As the research paper introduction says, the Bill has received a mixed reaction, but employer and employee representatives have generally welcomed it. My hon. Friend the Member for Twickenham has talked about balance, and all Committee members have that concern. I agree with the hon. Member for Runnymede and Weybridge that we must ensure that the regulations are reasonable and fair. That involves introducing a package of measures to address working practices and conditions, but ensuring that the package is balanced and that we do not introduce excessive red tape, which frequently happens.
I visited the European Community on Monday to discuss that balance with Commission officials, and it was obvious that, like hon. Members and the Government, they are aware that regulations must be clear. Having a small business, I know how difficult it can be to find enough time to take on board what regulations mean. I am sure that the Government would agree, although they may not wish to say so, that on some occasions in this Parliament, and perhaps more often in the previous Parliament, regulations were introduced with little notice or time to debate them. As a consequence, firms of all sizes had difficulties in addressing them.
Overall, Opposition Members accept the timetable, which I am sure should prove reasonable. Sometimes in the House we need to have the discipline to say that we must get on with the job and not endlessly and needlessly talk for hours, as happened with the National Minimum Wage Bill.
Mr. Hammond: Does the hon. Gentleman agree that the problem in debating that Bill in Committee was that we had no indication of what the minimum wage would be? For that reason, members of the Committee had to explore endlessly the possibilities of various levels. Is not that precisely the problem that we shall have with this Bill, because no draft regulations are available?
Brian Cotter: No. Having heard Conservative Members waste time on the National Minimum Wage Bill by making endless and totally unnecessary speeches about Greek fables and people having their heads and legs cut off, I do not accept that at all. We had no difficulty in addressing the measure, because there was a clear line that the Low Pay Commission—[Interruption.] I must not verge on that, Mr. Benton, because you will rule me out of order. I am sure that you will give us wise counsel on the flexibility that we need to address certain parts of the Bill.
My main point is the need to ensure that regulation introduced under the Bill is clear and to the point.
Alan Johnson: On the question of our declaring interests as employers, I go along with Mr. Speaker's statement on Second Reading. I guess that most hon. Members are employers of research assistants and so on. I am happy to say that I am a member of the Communication Workers Union. Indeed, I am happy to say that on every occasion. As I said on Second Reading, it is a one-way process: I give the union money and it gives me nothing but the joy and pleasure of being a member of it.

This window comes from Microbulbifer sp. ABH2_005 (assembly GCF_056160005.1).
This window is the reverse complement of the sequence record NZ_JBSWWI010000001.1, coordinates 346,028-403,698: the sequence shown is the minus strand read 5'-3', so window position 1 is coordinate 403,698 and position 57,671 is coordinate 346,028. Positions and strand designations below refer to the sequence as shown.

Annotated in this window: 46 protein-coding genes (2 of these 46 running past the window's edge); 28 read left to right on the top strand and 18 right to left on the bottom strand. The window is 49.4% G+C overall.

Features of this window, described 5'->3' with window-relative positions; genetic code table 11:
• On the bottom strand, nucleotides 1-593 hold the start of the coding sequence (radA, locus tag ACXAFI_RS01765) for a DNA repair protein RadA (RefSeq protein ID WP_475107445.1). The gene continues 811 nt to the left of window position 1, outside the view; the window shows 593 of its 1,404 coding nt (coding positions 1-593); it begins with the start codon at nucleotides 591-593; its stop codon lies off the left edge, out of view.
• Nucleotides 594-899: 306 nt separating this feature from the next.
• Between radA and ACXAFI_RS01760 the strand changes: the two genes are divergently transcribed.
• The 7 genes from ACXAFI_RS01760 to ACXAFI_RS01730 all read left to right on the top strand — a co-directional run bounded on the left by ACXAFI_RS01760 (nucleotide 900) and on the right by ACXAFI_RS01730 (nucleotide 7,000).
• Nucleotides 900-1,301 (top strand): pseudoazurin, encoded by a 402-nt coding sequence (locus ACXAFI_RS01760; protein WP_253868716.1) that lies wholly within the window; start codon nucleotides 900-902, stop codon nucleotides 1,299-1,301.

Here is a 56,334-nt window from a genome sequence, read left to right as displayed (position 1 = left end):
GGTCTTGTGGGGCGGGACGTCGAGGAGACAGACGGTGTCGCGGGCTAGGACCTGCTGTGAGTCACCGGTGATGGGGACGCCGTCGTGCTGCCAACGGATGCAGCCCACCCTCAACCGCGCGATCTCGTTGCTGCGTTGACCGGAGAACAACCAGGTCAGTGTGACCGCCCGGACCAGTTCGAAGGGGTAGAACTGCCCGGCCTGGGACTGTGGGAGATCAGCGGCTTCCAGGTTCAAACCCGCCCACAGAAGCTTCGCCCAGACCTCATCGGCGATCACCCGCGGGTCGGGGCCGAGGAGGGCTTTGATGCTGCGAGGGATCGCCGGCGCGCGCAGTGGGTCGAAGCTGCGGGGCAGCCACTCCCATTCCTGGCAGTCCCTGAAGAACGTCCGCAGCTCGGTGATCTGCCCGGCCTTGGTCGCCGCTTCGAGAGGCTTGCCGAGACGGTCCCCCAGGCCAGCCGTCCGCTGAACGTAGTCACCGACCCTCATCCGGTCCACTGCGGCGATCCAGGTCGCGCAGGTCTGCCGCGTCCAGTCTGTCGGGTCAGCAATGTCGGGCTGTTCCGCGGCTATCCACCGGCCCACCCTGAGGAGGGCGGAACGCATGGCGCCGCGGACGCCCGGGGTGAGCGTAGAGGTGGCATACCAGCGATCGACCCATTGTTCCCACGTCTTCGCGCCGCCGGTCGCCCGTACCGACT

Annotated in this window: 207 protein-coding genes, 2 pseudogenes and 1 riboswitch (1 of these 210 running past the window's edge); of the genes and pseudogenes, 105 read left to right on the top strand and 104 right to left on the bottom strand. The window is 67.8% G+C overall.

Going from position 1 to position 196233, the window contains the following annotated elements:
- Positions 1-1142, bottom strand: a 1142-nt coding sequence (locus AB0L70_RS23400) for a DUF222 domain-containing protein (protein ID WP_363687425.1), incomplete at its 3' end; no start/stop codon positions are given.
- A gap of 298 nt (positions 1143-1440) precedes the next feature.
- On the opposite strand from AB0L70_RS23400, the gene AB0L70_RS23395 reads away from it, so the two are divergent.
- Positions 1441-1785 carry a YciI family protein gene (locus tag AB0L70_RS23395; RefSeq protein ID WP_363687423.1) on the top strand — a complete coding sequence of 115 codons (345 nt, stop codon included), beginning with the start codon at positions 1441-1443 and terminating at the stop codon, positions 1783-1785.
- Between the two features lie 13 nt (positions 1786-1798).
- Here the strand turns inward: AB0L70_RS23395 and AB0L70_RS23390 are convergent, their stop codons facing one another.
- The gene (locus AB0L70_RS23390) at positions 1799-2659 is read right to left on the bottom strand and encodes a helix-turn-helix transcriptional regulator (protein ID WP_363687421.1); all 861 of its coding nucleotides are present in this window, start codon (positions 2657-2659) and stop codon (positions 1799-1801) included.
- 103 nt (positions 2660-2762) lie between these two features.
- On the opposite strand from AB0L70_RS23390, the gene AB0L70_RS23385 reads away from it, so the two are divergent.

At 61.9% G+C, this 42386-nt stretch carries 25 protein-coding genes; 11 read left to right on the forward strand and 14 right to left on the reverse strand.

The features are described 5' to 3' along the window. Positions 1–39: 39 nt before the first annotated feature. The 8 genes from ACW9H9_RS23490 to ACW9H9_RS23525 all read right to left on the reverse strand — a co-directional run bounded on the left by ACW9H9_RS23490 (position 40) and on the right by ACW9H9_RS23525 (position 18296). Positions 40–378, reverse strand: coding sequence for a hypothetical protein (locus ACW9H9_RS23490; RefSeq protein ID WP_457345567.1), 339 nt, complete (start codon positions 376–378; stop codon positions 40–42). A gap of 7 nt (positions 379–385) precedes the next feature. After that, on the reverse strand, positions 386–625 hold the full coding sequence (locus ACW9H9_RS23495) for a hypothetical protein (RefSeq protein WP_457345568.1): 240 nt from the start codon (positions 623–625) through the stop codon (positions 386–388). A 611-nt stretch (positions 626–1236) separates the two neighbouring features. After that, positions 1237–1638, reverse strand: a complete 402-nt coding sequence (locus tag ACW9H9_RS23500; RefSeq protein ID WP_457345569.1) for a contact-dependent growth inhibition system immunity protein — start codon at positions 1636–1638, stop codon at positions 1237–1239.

The hon. Member for Runnymede and Weybridge made an important point about regulation, but he will not be surprised if I say that there is nothing new about Bills to which, to a great degree, regulation is attached. A mix of primary and secondary legislation is needed. It would not be right to deal with certain matters in the Bill; it is proper to deal with them in regulations. Certain Bills that went through the House in the 1980s and 1990s under the previous Government were littered with regulation-making powers, so there is nothing unusual in that.
That said, I take the hon. Gentleman's point that, as we are reliant on regulation in this respect, amendments will be tabled to tease out the Government's position. I accept that fully, as I hope he will accept that most of the elements in the Bill have been the subject of exhaustive consultation. The provisions relating to working parents had probably the most exhaustive consultation that I can recall for any Bill. The Government have made our position clear on almost every aspect.
I was pleased to hear the hon. Gentleman talk about a balance of interests, but he said that it was between employers and trade unions. I think that the balance is between rights and responsibilities, and the balance of interests is between employers and employees. Apart from the important element about union learning representatives, the measures apply to people at work, whether or not they are members of trade unions. However, the hon. Gentleman is right that we have struck a fair balance.
The Leggatt review is of the whole tribunal system. It would not have been right to put a blight on these proposals while we awaited its outcome, but the Department of Trade and Industry and the Lord Chancellor's Department agreed to set up the employment tribunal system taskforce. It will not consider legislation but will consider how the employment tribunal system can run far more effectively.
We were happy to discuss the Bill in the order in which it was published, moving from part 1 to part 4. Following discussions through the usual channels, we are equally happy to change the order of discussion so that we can take employment tribunals first. I am happy with the motion that has been proposed.
Finally, I do not believe that the right to request is a separate policy. That is part of the modernisation of the workplace and workplace relations, and I think that it sits happily in the Bill.
Question put and agreed to.